After that job is finished running, the job runner will be notified again whether it failed or succeed by replying to the previous beginning-of-the-job message in a thread. When we sent a message earlier to notify that job is started, that message’s thread id is retrieved from the slack API response. Later, this stored thread id can be used to reply to the message in a thread.
Here is what it looks like.
If it’s a successful one, it will send the download link so the corresponding developer can download it right away before it’s gone and overridden by another newer jobs.
If it’s a failure, it will also notify the error message preview, so the developer doesn’t need to go to Jenkins console output, scroll scroll scroll, and frustrate about finding out what is the error.
Here is what the preview looks like.
This preview message can be retrieved by outputting the stderr of the Gradle build command to a log file via tee shell command, so it can be branched to perform parallel output both to the console and log file.
Whoa, the error log is bloated? Don’t worry, we can condense that huge log file by using the grep shell command to find out “What went wrong”, then using la and lb (means line-above and line-below, respectively) command to retrieve a subset from only n lines above until n lines below that “What went wrong” phrase.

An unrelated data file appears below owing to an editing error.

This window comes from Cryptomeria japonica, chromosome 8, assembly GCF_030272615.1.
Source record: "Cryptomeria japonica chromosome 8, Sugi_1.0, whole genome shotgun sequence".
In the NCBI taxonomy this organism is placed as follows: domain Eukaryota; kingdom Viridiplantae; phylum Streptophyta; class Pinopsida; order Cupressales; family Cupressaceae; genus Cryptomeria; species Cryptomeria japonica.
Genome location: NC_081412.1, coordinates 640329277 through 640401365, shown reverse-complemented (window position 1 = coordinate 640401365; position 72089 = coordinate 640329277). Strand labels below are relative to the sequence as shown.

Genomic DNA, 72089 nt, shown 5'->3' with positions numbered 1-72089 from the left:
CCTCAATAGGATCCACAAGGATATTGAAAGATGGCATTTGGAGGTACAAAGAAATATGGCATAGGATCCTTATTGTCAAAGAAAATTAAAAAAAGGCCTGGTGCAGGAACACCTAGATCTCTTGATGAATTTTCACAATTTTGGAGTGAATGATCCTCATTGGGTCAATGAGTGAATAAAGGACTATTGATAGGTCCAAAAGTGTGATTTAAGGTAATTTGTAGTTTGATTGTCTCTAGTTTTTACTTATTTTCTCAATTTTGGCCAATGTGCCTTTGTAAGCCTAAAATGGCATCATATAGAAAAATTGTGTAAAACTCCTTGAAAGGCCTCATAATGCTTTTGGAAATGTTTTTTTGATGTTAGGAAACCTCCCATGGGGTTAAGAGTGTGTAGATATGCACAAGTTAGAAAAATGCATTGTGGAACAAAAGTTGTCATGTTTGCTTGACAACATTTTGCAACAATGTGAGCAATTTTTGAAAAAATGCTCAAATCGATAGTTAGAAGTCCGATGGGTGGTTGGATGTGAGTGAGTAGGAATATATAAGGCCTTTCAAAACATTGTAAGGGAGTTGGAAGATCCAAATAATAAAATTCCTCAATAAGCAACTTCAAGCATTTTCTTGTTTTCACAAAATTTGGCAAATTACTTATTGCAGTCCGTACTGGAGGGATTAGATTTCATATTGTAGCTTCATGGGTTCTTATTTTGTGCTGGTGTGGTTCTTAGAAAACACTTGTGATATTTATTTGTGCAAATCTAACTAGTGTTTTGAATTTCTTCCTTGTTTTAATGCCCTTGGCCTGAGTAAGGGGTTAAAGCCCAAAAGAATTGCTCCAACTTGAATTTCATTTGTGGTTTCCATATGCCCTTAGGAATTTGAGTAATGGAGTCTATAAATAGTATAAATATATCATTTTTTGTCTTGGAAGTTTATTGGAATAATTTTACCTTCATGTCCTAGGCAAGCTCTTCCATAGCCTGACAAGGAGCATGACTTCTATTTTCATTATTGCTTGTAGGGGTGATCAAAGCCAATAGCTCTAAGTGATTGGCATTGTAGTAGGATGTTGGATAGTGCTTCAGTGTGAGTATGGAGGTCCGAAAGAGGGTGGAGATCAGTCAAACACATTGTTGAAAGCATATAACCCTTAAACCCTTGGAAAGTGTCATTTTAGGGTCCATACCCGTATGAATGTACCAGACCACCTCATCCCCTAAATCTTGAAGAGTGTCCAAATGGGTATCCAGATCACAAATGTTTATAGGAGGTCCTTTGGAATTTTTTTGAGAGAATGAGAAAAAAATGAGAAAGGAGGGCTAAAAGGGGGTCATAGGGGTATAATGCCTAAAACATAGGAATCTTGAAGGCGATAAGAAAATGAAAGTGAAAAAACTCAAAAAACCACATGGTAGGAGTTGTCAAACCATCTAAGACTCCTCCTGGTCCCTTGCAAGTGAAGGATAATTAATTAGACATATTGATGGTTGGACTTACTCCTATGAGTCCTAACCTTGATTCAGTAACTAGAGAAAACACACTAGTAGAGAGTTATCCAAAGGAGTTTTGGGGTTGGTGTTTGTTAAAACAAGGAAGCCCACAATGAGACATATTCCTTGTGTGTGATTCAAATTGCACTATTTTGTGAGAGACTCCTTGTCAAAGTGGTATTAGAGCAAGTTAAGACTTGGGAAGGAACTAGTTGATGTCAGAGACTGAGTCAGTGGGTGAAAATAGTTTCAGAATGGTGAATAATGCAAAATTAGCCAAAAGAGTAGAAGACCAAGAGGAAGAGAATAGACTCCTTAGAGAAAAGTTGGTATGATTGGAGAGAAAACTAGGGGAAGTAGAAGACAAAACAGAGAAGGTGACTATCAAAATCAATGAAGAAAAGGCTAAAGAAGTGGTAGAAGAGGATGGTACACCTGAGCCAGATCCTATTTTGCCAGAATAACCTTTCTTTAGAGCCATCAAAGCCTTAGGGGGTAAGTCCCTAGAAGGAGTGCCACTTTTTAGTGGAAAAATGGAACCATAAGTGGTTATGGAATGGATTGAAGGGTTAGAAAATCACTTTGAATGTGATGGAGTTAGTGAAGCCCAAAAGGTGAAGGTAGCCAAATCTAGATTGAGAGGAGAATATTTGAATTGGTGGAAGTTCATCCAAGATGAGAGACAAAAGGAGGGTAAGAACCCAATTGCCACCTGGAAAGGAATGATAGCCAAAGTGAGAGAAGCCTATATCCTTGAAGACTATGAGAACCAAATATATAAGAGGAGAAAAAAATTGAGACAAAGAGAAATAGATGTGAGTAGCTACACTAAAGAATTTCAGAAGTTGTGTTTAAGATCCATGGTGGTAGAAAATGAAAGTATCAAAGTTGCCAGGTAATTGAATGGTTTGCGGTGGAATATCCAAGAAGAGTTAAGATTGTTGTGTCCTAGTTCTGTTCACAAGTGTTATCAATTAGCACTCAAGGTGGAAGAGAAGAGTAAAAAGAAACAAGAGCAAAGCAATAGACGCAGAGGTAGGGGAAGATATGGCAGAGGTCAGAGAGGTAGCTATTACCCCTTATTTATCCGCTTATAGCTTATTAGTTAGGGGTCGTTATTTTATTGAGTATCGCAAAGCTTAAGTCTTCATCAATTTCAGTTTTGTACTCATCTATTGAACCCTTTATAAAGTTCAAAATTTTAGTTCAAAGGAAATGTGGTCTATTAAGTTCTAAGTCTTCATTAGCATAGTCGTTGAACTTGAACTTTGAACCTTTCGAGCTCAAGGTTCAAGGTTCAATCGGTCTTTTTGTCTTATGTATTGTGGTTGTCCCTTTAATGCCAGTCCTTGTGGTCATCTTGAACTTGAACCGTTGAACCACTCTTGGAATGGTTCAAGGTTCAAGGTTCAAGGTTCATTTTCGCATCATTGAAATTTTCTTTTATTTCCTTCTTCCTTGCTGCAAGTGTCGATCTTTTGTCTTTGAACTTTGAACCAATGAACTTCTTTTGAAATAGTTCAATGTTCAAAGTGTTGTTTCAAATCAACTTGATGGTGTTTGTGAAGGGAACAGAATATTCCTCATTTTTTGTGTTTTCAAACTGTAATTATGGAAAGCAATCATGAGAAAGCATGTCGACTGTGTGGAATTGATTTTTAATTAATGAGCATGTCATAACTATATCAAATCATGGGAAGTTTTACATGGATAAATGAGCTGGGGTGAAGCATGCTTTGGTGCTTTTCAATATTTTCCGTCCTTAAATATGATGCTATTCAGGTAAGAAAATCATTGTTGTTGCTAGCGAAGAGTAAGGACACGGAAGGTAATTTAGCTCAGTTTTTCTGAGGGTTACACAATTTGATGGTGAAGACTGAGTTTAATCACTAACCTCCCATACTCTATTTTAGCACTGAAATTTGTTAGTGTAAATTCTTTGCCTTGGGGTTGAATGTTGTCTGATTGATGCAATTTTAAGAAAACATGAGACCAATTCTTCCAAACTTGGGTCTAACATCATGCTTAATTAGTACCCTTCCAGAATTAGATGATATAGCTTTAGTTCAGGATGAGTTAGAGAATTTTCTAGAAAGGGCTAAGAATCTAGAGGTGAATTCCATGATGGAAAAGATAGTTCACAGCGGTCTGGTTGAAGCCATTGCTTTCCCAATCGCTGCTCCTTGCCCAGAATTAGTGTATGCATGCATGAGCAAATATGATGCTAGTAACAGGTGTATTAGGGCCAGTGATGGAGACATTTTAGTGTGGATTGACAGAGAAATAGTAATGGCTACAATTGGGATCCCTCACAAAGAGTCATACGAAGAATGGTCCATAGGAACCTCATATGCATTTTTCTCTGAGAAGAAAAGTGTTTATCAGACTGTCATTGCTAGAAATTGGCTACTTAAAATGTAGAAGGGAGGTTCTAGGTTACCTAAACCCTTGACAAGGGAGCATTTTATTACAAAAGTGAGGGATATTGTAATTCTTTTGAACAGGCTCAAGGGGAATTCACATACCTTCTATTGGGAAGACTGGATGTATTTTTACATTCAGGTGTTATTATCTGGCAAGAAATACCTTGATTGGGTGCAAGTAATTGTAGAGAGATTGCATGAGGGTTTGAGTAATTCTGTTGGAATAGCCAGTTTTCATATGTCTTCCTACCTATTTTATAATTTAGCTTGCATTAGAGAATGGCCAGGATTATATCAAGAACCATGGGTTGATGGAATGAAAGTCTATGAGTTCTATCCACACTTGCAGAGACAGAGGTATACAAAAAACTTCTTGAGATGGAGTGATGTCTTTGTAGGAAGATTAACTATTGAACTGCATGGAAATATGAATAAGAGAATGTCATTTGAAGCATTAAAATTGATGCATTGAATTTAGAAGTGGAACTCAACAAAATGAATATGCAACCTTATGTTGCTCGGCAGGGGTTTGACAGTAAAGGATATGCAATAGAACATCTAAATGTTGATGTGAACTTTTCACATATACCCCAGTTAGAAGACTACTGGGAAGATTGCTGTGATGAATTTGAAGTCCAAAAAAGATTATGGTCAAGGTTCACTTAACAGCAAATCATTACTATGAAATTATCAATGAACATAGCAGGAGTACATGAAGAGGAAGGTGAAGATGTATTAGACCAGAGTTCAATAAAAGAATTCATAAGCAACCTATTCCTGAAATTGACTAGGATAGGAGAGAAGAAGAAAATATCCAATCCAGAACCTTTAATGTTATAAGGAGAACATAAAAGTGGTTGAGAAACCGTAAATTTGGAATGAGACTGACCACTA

Also, it will be nicer to provide an instant rebuild button, that can be used to trigger a rebuild on Jenkins with exact parameters (branch name, version, etc) without going to the Jenkins page at all. Simply enable the remote trigger build option in Jenkins job configuration, and we’re good to go!
How about the parameters? Well, It can be indirectly stored inside that build failed notification slack message, in a form of a hyperlink inside that instant rebuild button.
After this system is implemented, harmony is coming back to the world. No developers are missing his/her build anymore. Henry Pri once again saves the world (I guess?) Yeah that’s the life of Principal Engineer, to solve a complex problem in the development world by exerting a simplest yet impactful solution possible.